Sean took Agent Collier to a motel. He yanked shrapnel out of her shoulder. He staunched the bleeding with gauze purchased from a local supermarket. Again with the conspicuously needless nice-guyness! Long story short, Sean–revealed to be a computer whiz who got a full-ride to MIT on a hacking scholarship–pulled a Jack Bauer scam on her, the old I’m Going To Leave You Alone Long Enough To Call Your FBI Friends So I Can Sneak Into Your Trunk So You Can Drive Me To Your FBI Field Office So I Can Hack Into Your Computers So I Can Obtain One Scrap Of Information That Will Make You Believe In My Crazy Story trick. Mission accomplished! Then some fake US marshals—bad guys employed by DB Sweeney’s bad guy Carter (who may or may not be linked to potentially corrupt intelligence chief Blake Sterling)–showed up to take Sean away. A gunfight broke out. Death and debris abounded. Yet Sean and Agent Collier–lucky as cats– survived, and off they scampered, to be continued next week. I must tell you, that was a long and ludicrous way to go just to advance Sean’s story by a few inches. He’s got an ally now in Agent Collier, plus a lead on Leila’s mean-girl babysitter Vicky, whose real name might be Erica Bartlett and who might actually be a government secret agent. Could we get a little more than that next week? I certainly hope so.

NEXT: The problem with keeping a hostage in an empty cargo container…

One more big Sean-related complaint before I let him go—something I could have recognized last week, but only became obvious to me this week in light of Sean’s further dealings with law enforcement. Sean never went to the cops to file a missing persons report on Leila after she disappeared from the cruise ship. Why not? Yes, his presence had been mysteriously purged from the ship’s computers—but would that be enough to make him go Conspiracy Theory paranoid and hit the underground? I don’t think so. Perhaps Sean became suspicious after he flew black to the United States and traveled directly to Michael Buchanan’s house and discovered Mrs. Buchanan’s dead body and the rest of the house shot to hell. Still, I don’t see why he wouldn’t have called the police about all the bizarre horror filling his life.

It also hit me last night that Sean has been wanted for BAG’s murder for at least a week, and in that time, he had never been aware of it. Huh? Haven’t the cops been hunting him? Couldn’t he have been caught? He was buying plane tickets! Traveling great distances! For a fugitive, Sean Walker could have been pretty easy to find. Maybe there are simple, compelling answers to these questions, and perhaps they’ll be revealed in time, i.e. VERY SOON. (One idea: Team DB Sweeney wanted Sean out there, on the loose, at least until last night.) Or maybe–and I hate being this cynical, and I’m rooting to be horribly, embarrassingly wrong about even suggesting it–the writers really haven’t really thought all of this through. Am I missing something? Am I the one not thinking this through? I don’t know. Feel free to roast me hard if I am.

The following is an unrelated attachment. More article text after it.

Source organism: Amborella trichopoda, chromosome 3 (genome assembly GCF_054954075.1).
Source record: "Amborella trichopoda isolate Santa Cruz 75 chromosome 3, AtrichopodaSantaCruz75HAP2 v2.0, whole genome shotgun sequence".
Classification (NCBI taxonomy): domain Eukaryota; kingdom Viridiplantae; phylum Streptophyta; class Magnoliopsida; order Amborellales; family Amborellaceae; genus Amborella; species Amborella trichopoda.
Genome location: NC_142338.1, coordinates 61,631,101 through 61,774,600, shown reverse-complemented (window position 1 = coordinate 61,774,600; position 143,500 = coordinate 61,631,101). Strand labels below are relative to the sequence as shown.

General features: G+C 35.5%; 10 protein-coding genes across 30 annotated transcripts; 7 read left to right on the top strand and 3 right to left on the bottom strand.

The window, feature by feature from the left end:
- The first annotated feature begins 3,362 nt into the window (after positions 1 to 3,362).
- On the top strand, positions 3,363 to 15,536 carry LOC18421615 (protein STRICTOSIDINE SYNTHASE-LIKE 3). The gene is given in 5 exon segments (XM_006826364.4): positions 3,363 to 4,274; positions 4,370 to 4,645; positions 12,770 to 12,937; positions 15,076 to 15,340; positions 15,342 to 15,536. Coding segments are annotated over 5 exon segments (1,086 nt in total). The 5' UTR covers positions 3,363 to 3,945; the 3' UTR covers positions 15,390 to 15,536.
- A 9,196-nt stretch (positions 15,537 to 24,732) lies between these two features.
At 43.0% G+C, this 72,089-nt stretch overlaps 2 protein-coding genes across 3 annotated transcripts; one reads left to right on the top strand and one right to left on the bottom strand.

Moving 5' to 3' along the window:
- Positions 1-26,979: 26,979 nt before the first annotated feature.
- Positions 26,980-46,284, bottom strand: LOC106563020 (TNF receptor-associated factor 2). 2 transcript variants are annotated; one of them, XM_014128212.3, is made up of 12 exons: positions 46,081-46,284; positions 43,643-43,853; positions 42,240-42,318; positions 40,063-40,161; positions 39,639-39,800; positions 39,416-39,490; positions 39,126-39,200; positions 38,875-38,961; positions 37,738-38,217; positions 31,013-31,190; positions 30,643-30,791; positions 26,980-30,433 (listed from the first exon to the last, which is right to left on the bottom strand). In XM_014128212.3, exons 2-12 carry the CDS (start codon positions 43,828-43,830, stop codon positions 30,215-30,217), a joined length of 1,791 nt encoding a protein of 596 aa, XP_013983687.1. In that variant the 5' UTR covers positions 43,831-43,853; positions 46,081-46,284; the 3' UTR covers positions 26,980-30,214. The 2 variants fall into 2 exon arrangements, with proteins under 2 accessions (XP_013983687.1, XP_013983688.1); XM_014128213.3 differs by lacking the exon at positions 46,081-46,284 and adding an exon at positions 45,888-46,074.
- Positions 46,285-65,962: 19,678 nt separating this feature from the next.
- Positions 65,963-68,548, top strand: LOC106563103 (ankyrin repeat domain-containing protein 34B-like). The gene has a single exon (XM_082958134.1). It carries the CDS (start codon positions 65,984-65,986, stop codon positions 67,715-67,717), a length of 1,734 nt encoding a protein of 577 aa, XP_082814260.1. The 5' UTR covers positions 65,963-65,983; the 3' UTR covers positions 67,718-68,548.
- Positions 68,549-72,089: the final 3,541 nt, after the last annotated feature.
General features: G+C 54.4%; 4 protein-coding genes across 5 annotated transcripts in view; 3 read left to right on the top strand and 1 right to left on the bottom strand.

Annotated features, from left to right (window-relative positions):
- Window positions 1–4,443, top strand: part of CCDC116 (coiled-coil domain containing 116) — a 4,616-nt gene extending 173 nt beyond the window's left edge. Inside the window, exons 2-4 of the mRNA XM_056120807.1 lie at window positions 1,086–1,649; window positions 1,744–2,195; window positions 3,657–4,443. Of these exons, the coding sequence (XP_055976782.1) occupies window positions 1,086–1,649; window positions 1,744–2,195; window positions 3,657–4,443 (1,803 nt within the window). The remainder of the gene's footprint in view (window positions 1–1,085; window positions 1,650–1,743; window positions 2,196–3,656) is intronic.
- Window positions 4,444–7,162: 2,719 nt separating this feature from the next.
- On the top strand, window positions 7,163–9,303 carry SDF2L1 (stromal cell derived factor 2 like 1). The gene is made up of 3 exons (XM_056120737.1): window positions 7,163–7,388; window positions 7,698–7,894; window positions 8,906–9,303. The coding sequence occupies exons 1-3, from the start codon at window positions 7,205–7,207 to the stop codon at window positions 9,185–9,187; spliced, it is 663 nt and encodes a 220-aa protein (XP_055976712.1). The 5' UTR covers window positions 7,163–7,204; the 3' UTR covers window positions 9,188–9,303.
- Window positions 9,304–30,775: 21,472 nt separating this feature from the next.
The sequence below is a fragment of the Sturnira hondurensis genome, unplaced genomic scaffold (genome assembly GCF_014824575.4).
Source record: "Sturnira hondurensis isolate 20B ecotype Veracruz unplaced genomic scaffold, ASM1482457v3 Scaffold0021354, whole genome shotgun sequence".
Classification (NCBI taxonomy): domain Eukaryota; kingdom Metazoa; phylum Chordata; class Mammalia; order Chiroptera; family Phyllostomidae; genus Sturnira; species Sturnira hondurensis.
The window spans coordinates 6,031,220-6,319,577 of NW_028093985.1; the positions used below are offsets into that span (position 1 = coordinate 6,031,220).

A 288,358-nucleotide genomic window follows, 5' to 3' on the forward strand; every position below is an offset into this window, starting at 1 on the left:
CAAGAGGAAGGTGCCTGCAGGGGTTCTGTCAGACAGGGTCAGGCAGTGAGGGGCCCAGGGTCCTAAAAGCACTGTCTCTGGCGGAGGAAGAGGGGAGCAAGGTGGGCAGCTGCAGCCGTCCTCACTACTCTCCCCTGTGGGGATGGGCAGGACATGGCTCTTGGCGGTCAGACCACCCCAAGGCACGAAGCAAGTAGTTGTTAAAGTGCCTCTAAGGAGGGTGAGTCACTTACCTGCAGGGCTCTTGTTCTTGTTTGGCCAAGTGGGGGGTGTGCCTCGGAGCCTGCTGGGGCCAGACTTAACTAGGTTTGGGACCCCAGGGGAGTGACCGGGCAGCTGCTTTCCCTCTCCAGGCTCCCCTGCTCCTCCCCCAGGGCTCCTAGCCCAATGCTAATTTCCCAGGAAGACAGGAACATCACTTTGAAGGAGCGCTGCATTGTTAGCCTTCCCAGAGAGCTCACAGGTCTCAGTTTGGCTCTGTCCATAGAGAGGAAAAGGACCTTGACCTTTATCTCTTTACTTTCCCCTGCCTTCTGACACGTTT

Killing Time; Exhausting Our Patience

BOGUS DRAMA ALERT! Vicky transported Leila to the shipyards (killing a cop along the way) and Carter locked her up in a cargo container for safekeeping. Leila tried to get away by attempting to slash Leila across the throat with the dead patrolman’s badge–clever girl!–but to no avail. They exchanged some words about Sean—Vicky questioned his valor; Leila affirmed it. Later, Leila heard a dog yipping. She banged on the container to get the dog’s attention, hoping the yipping dog would in turn get the attention of someone who could help her. Instead, Vicky came in, held a gun to her head. She appeared ready to squeeze the trigger when the fake marshals called: Sean was in the wind with Collier; they still needed Leila as leverage. Point for Leila!

Most of this bugged me greatly. If Carter and Vicky didn’t want Leila making loud clanging noises inside an empty cargo container, WHY PUT HER INSIDE AN EMPTY CARGO CONTAINER SO SHE COULD MAKE LOUD CLANGING NOISES IN THE FIRST PLACE? And the Leila-Vicky bickering over Sean’s gumption just made me feel bad for Leila and her actress, Sarah Roemer. The Event had a chance to allow Leila to show some pluck, to flash some steel and fire. Trying to gash Vicky was fine. Getting in Vicky’s face to defend and brag about her boyfriend? Meh. A better use of her time—and ours—would have been to give us a flashback to her past, showing us something of her own inner mettle, something that illustrates that despite her present circumstances, she has great strength and great hope because she’s been through something she considers far worse, or fills her with a will to live, independent of Sean. Maybe next week.

NEXT: A reader-submitted factoid about Leila that you won’t want to miss!

Look: We simply need to know more about these people than just their relationship to the mystery. They need to have relevancy and entertainment value separate from their significance to the mythology. Besides, what’s going to happen when Sean finally finds Leila or Leila gets rescued? Are they gone from the show—or will the show invent new reasons for them to stick around? I will confess, I probably wouldn’t be all Mr. ‘It’s All About Character, Dammit!’ if the episode had been more credible with the plotting, more dazzling with the spectacle, and more intriguing with the mystery. Still, lame episodes expose a series’ biggest weaknesses—and from beginning, the critical consensus has been that The Event is dangerously deficient in the character department. The show needs to shore this up, pronto.